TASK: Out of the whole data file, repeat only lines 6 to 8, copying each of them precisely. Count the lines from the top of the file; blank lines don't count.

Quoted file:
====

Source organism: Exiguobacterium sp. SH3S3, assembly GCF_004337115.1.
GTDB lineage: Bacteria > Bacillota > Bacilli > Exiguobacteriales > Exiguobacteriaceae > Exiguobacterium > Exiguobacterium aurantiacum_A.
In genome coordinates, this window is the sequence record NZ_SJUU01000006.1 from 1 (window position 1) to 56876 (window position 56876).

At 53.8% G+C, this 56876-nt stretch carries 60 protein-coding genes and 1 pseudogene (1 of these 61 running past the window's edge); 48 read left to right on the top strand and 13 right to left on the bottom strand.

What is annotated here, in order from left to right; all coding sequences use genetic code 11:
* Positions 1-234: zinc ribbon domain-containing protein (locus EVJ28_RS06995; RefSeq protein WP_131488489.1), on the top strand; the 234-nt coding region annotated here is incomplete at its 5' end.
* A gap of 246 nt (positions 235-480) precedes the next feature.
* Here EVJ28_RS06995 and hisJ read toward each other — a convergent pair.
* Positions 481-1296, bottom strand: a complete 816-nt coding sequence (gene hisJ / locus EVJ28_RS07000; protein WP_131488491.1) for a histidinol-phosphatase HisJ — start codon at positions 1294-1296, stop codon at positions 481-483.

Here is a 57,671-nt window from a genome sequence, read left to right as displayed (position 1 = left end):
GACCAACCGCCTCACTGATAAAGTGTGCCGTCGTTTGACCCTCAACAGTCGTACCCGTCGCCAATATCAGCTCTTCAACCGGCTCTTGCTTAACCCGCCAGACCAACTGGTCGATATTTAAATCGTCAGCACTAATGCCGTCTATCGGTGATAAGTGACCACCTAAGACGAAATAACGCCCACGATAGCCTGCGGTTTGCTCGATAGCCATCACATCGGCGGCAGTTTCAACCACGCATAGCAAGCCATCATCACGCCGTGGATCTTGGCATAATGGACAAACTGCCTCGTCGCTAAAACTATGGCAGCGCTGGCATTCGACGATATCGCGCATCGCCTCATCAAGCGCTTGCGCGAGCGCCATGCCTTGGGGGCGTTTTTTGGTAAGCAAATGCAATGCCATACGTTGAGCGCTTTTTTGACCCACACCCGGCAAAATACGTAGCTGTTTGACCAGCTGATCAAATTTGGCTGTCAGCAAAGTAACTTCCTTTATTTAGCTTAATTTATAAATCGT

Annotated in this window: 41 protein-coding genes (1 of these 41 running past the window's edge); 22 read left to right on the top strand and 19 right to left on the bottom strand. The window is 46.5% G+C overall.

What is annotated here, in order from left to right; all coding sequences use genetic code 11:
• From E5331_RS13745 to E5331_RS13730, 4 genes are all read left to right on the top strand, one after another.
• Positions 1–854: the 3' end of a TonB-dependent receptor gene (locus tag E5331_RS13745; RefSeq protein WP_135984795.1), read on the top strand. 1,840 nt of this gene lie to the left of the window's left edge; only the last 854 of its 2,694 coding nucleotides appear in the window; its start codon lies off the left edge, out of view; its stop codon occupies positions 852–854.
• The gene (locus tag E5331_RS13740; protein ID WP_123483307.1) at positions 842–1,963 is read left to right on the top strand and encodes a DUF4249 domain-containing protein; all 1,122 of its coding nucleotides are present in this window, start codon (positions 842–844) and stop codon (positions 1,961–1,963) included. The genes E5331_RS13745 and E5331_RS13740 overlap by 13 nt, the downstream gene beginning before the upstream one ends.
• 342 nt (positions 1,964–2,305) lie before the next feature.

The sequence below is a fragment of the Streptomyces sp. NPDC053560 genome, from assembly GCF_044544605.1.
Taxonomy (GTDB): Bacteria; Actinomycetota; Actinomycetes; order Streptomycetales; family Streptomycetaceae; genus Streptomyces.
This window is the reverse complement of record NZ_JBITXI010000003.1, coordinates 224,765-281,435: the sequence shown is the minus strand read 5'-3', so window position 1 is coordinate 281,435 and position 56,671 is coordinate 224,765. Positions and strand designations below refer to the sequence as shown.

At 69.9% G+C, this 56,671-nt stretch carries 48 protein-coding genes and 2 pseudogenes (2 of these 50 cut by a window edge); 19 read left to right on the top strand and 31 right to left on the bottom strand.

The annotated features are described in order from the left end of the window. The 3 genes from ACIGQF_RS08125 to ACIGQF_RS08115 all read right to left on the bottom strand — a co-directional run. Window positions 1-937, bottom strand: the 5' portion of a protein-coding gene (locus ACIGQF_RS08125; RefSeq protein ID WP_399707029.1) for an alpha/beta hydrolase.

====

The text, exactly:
* Positions 1-234: zinc ribbon domain-containing protein (locus EVJ28_RS06995; RefSeq protein WP_131488489.1), on the top strand; the 234-nt coding region annotated here is incomplete at its 5' end.
* A gap of 246 nt (positions 235-480) precedes the next feature.
* Here EVJ28_RS06995 and hisJ read toward each other — a convergent pair.